So I’ve also tried to select books that I think would be interesting to read through the particular framework that I want to think and write through: the idea that the core tradition of science fiction is a literature of resistance to empire―a tradition with its early roots in, say, Kylas Chunder Dutt and Martin Delany―which refuses the hegemonic formal constraints of the mimetic novel, and eventually builds a toolkit of refusals against the three great constraints of realism: location, selfhood, and physics. And of course, the mirror-tradition with which it is inextricably entangled, the counter-science-fiction of using those same tools to magnify empire and domination instead. It seems to me that all six of these books (and not a few of the others, too) should be interesting, and hopefully entertaining, to read through this frame.

*

Vajra Chandrasekera is a writer from Colombo, Sri Lanka, and a fiction editor at Strange Horizons. His short fiction has appeared in Black Static, Clarkesworld, and Lightspeed, among others. He blogs occasionally at vajra.me and can be found on Twitter at @_vajra.

 

 

2 Comments

  1. Niall 3 weeks ago

    In this timeline, Cixin Liu’s Hugo win a couple of years ago was a lightbulb-recognition moment: anglophone speculative writing is in the doldrums, other traditions are where it’s out. And so the neophilic urge turns outwards, and the Clarke leads the charge. The award’s nominees still range (as they ever have) from hard SF to satire, but the judges are felt to be prioritising that twist of voice, that variation in emphasis and vocabulary that marks a story as “not from around here.” Once upon a time it was a source of pride that the Clarke shortlist was filled with British writers; now, if that were to be the case, it would be a source of shame. Which is all well and good, for the most part — although some commentators suggest that there is something uncomfortably territorial, proprietorial, about the field’s new attitude. They wonder whether some of the books are being recontextualised more thoroughly than is really appropriate; and they worry too about the vagaries of fashion, about works from non-anglophone writers having a moment rather than becoming really integrated into the field. But given the historical biases of the field as it existed until Liu, most people see that as a good problem to have.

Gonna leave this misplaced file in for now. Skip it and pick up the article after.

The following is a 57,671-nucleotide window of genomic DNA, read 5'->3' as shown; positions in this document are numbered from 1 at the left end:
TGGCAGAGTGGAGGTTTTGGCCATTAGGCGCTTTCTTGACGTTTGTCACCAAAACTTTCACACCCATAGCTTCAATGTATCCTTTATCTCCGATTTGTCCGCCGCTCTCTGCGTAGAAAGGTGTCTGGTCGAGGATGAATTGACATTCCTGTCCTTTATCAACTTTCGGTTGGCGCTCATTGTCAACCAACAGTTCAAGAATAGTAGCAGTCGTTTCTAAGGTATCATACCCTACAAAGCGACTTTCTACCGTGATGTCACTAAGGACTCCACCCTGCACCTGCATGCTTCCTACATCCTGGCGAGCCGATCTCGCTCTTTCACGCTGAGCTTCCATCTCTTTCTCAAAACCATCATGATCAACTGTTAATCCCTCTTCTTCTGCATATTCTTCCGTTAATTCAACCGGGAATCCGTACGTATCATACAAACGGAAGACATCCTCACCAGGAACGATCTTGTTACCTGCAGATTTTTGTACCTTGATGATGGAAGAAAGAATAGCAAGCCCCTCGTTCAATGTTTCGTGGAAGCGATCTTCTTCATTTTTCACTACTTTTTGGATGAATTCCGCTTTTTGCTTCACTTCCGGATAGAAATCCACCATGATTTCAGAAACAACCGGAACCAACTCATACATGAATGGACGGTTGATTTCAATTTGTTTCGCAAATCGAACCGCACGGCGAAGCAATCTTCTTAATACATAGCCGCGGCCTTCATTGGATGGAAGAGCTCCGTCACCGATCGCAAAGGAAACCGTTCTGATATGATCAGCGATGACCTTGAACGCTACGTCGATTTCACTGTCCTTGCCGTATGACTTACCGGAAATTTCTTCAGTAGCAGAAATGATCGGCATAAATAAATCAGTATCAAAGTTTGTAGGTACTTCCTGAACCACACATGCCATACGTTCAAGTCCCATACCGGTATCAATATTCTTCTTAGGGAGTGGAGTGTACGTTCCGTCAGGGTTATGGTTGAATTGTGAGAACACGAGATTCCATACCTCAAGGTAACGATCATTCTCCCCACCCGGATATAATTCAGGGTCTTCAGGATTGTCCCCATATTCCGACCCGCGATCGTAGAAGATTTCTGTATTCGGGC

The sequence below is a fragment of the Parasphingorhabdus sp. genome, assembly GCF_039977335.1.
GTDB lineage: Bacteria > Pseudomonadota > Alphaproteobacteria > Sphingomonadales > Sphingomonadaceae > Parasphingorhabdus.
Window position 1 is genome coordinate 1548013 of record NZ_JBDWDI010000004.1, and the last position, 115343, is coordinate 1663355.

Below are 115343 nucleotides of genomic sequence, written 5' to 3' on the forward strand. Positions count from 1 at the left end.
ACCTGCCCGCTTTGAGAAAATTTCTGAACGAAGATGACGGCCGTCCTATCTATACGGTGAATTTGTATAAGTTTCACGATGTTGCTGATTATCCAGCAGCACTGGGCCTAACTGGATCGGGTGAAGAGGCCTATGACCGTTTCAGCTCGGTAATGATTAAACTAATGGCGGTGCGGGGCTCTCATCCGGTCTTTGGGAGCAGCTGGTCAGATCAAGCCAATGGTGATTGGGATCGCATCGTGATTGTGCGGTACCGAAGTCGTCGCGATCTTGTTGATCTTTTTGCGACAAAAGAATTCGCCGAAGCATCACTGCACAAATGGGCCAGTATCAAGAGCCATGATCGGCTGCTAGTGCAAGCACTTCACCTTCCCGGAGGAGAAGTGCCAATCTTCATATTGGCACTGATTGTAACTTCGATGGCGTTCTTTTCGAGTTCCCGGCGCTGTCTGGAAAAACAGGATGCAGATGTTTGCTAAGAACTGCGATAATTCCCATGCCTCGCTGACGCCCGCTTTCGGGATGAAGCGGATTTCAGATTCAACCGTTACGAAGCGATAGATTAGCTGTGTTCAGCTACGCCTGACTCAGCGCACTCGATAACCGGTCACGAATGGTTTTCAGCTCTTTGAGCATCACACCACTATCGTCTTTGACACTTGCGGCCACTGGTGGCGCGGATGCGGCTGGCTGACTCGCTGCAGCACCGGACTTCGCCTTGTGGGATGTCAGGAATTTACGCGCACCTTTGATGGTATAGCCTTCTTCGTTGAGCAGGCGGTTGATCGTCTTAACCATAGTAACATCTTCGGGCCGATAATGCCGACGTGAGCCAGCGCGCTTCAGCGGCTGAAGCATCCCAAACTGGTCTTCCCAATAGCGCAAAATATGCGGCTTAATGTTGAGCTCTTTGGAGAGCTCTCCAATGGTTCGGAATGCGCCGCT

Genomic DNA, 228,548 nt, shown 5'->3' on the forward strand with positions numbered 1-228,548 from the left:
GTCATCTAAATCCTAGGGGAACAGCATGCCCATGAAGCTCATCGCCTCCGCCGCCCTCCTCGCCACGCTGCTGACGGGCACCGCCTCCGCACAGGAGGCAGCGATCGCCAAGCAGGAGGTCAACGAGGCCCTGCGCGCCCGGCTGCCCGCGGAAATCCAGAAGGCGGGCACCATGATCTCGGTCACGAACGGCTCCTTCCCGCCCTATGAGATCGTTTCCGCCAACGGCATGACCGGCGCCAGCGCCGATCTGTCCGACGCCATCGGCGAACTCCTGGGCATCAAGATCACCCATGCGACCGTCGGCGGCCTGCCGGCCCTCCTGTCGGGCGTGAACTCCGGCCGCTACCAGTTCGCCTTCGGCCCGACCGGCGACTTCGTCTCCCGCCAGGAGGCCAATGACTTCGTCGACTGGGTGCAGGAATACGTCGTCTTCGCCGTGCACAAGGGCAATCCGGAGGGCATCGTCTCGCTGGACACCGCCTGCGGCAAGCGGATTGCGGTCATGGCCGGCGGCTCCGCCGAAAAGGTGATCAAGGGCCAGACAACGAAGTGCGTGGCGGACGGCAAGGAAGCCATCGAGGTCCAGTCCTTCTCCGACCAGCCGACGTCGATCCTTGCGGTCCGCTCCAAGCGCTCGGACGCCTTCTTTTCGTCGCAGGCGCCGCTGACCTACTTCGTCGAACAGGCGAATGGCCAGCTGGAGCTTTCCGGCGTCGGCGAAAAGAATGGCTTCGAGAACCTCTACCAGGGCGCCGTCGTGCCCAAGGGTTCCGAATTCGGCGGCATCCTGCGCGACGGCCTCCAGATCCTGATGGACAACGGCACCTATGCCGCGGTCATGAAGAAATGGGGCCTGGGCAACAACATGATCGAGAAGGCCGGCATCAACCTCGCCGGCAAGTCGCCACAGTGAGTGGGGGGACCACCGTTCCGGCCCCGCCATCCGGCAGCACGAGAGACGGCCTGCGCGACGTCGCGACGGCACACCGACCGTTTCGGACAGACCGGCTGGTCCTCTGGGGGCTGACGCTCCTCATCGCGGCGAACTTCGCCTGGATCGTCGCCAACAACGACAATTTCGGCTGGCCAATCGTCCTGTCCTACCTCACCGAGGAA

2. Nick Hubble 3 weeks ago

    An interesting future! I feel like I need to read this list to get a sense of what is going on in it. I guess part of my motivation for my list (and generally working mainly on British fiction) is to say the Anglophone world isn’t trump brexit, which is a potential liberal trap (not that I would ever define myself as liberal in the European sense). But in the wider sense, what is happening in the UK/US may look irrelevant in a few years’ time or simply a reaction to a global change that has already happened. Maybe a global-local analysis can be produced by imaginatively reading some of these timelines alongside each other. I’m also intrigued by Niall’s analysis of the Hugo as marking a turning point – that is definitely something that has to be discussed in relation to the Clarke.

Leave a reply

Your email address will not be published. Required fields are marked *

*

X